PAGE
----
If you aren't a direct Rogers customer, but your provider is owned and operated by Rogers, you could be eligible for up to five days worth of credit on an upcoming bill.
Many providers owned by Rogers, including Fido, Chatr, Zoomer and Tbaytel, to name a few, are working fast to remedy the loss of services that affected countless Canadians due to the July 8 Rogers outage.
Chatr and Fido were among the many wireless service providers owned by Rogers to announce their plans of crediting customers who were affected.
In an identical message, both Fido and Chatr stated, "We have been listening to our customers from across the country who have told us how significant the impacts of the outage were for them. We know that we need to earn back their trust, and as a first step, we have increased the value of the credit."
"We will be automatically crediting our customers with the equivalent of five days service. We will continue to work around the clock to restore Canadians' confidence in us."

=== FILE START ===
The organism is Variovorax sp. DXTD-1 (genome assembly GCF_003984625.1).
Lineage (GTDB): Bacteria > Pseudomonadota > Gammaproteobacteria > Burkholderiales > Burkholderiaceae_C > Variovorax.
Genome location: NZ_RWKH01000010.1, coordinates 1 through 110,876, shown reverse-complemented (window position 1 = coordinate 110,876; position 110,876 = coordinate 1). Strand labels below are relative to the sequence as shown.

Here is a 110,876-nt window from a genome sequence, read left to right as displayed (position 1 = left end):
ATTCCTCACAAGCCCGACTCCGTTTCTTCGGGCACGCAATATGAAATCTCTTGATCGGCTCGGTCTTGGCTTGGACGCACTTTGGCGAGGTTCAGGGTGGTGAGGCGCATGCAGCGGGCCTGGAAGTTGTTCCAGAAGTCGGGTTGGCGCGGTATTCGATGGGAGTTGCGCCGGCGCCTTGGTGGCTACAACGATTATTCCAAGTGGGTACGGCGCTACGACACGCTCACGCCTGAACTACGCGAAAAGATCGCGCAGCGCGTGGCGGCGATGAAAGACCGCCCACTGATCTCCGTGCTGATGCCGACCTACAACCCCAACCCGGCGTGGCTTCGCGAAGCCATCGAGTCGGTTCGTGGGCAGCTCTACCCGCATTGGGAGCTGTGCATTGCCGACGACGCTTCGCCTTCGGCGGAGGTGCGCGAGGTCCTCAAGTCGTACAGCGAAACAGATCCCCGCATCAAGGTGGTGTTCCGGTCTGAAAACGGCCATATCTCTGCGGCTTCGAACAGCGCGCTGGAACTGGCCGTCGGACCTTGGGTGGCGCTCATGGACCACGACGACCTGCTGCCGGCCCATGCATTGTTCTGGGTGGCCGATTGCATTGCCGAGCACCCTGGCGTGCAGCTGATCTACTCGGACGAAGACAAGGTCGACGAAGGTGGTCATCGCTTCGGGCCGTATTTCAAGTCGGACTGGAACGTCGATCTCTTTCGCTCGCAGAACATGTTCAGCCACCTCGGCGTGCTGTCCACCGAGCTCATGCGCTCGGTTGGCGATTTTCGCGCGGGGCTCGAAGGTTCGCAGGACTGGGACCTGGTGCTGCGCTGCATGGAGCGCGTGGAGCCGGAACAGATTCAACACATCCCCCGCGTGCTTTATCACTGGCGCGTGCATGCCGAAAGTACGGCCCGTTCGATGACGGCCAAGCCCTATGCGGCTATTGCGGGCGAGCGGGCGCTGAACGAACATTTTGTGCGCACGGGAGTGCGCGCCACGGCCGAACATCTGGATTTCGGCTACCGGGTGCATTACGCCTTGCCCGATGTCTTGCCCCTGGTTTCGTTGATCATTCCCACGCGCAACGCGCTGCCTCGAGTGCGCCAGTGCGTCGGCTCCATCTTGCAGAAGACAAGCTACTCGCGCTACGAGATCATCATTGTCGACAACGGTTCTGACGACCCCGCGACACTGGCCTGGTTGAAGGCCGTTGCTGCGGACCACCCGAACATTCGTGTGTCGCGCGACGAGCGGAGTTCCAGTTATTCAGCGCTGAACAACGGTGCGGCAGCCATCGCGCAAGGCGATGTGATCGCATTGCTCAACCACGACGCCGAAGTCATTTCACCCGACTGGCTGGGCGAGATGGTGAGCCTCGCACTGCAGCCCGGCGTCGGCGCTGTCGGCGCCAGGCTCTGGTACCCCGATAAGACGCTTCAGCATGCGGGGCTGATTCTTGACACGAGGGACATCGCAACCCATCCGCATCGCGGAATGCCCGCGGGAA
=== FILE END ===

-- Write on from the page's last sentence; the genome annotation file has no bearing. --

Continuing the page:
Tbaytel also released an apology and their plan to credit customers.
"We apologize and recognize that the Mobility outage was frustrating and disruptive to your day. Unfortunately, this outage inconvenienced you and customers across the country," Tbaytel stated.
"A proactive credit equivalent to 3 days of service will be issued to our Tbaytel Mobility postpaid customers. Your invoice will be automatically credited in August, you do not need to contact us."
Zoomer Wireless also issued a statement regarding their plans to make things up to customers.
In a July 8 outage FAQ, Zoomer said, "We want to do the right thing for our customers. We will be automatically crediting our customers with the equivalent of five days service as a way to show our commitment to earning back your trust. No action is required from you."
Zoomer said customers do not need to contact them to get the credit as it will be "automatically applied to an upcoming bill."
Despite countless providers offering compensation credit, a class-action lawsuit has been filed against Rogers, seeking $400 for every client who lost service.
This article's cover image was used for illustrative purposes only.